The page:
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Old 10-30-2006, 11:44 AM   #12
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Quote:
Originally Posted by Durelin
That almost makes it sound like homework.
That's because it is.....Tolkien was not a teacher for nothing. He knew exactly how to keep us on his Straight Path....

Seriously though. There's no need to stress out over the Sil, as it does not have to be read as a 'novel', in fact its often better read in chunks or sections, even just in chapters, as Boromir88 and narfforc have suggested. Just select tales you like and read those to begin with, if that's something you're more comfortable with. Don't worry too much about all the names and places, just enjoy each story, as each one has its own narrative and structure, and each one is different.
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Old 10-30-2006, 11:44 AM   #13
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Tolkien

Well, I haven't read the Silmarillion yet, but my friend who did isn't a fan. Like everyone else said, he thought it was 'alright'. I'll get around to reading it one day and judging for myself.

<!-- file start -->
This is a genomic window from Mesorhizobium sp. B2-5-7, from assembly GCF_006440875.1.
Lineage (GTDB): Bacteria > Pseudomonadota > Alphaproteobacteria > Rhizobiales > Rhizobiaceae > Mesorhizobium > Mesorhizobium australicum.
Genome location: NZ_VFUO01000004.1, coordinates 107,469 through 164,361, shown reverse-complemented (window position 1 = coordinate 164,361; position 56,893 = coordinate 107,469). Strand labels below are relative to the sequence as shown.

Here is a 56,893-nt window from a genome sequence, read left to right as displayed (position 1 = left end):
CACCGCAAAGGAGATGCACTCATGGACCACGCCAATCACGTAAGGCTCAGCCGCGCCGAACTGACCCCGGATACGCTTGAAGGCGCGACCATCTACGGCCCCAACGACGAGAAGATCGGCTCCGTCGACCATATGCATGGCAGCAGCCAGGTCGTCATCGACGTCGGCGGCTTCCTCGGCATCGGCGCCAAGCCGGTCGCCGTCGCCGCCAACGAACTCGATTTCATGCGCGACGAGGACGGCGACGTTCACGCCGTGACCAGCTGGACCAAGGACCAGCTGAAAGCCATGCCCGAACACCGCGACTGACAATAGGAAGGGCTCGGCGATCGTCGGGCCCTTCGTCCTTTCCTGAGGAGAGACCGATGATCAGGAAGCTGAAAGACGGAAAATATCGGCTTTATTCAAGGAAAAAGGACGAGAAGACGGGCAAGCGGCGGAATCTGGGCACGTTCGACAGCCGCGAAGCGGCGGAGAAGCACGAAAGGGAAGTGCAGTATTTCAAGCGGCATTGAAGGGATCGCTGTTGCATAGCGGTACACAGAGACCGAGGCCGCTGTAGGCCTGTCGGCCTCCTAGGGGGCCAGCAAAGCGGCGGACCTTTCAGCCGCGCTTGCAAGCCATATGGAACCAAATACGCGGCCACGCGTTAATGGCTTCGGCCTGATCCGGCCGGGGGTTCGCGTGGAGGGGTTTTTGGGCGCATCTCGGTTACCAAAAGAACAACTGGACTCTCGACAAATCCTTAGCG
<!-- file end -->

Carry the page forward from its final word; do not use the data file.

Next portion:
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Old 10-30-2006, 11:46 AM   #14
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Quote:
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Well, I haven't read the Silmarillion yet, but my friend who did isn't a fan. Like everyone else said, he thought it was 'alright'. I'll get around to reading it one day and judging for myself.
Give it a go, it's worth it!

My mate thinks its better than LotR, and I'm sure there are people here who would agree.
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Old 10-30-2006, 12:40 PM   #15
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Quote:
Originally Posted by LalwendŰ
My mate thinks its better than LotR, and I'm sure there are people here who would agree.